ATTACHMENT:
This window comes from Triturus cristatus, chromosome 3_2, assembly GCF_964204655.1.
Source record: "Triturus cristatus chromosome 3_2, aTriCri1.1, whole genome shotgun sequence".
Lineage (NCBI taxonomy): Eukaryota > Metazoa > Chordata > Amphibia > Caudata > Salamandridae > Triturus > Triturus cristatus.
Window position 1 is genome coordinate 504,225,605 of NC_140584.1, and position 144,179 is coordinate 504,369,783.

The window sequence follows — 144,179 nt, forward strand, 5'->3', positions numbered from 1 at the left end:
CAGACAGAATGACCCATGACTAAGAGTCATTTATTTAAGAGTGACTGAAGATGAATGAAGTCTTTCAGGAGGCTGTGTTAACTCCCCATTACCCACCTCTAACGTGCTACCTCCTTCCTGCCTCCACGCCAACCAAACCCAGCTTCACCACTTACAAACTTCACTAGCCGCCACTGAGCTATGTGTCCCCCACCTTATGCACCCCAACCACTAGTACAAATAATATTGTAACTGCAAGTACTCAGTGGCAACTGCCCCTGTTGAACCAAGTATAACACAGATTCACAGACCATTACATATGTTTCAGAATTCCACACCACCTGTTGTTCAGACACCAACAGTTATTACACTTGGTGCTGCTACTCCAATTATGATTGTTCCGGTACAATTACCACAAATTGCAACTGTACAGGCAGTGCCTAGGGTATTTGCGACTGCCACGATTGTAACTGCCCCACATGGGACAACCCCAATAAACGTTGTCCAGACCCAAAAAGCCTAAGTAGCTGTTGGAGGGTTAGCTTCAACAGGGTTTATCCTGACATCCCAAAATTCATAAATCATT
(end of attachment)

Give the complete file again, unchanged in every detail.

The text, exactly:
This window comes from Triturus cristatus, chromosome 3_2, assembly GCF_964204655.1.
Source record: "Triturus cristatus chromosome 3_2, aTriCri1.1, whole genome shotgun sequence".
Lineage (NCBI taxonomy): Eukaryota > Metazoa > Chordata > Amphibia > Caudata > Salamandridae > Triturus > Triturus cristatus.
Window position 1 is genome coordinate 504,225,605 of NC_140584.1, and position 144,179 is coordinate 504,369,783.

The window sequence follows — 144,179 nt, forward strand, 5'->3', positions numbered from 1 at the left end:
CAGACAGAATGACCCATGACTAAGAGTCATTTATTTAAGAGTGACTGAAGATGAATGAAGTCTTTCAGGAGGCTGTGTTAACTCCCCATTACCCACCTCTAACGTGCTACCTCCTTCCTGCCTCCACGCCAACCAAACCCAGCTTCACCACTTACAAACTTCACTAGCCGCCACTGAGCTATGTGTCCCCCACCTTATGCACCCCAACCACTAGTACAAATAATATTGTAACTGCAAGTACTCAGTGGCAACTGCCCCTGTTGAACCAAGTATAACACAGATTCACAGACCATTACATATGTTTCAGAATTCCACACCACCTGTTGTTCAGACACCAACAGTTATTACACTTGGTGCTGCTACTCCAATTATGATTGTTCCGGTACAATTACCACAAATTGCAACTGTACAGGCAGTGCCTAGGGTATTTGCGACTGCCACGATTGTAACTGCCCCACATGGGACAACCCCAATAAACGTTGTCCAGACCCAAAAAGCCTAAGTAGCTGTTGGAGGGTTAGCTTCAACAGGGTTTATCCTGACATCCCAAAATTCATAAATCATT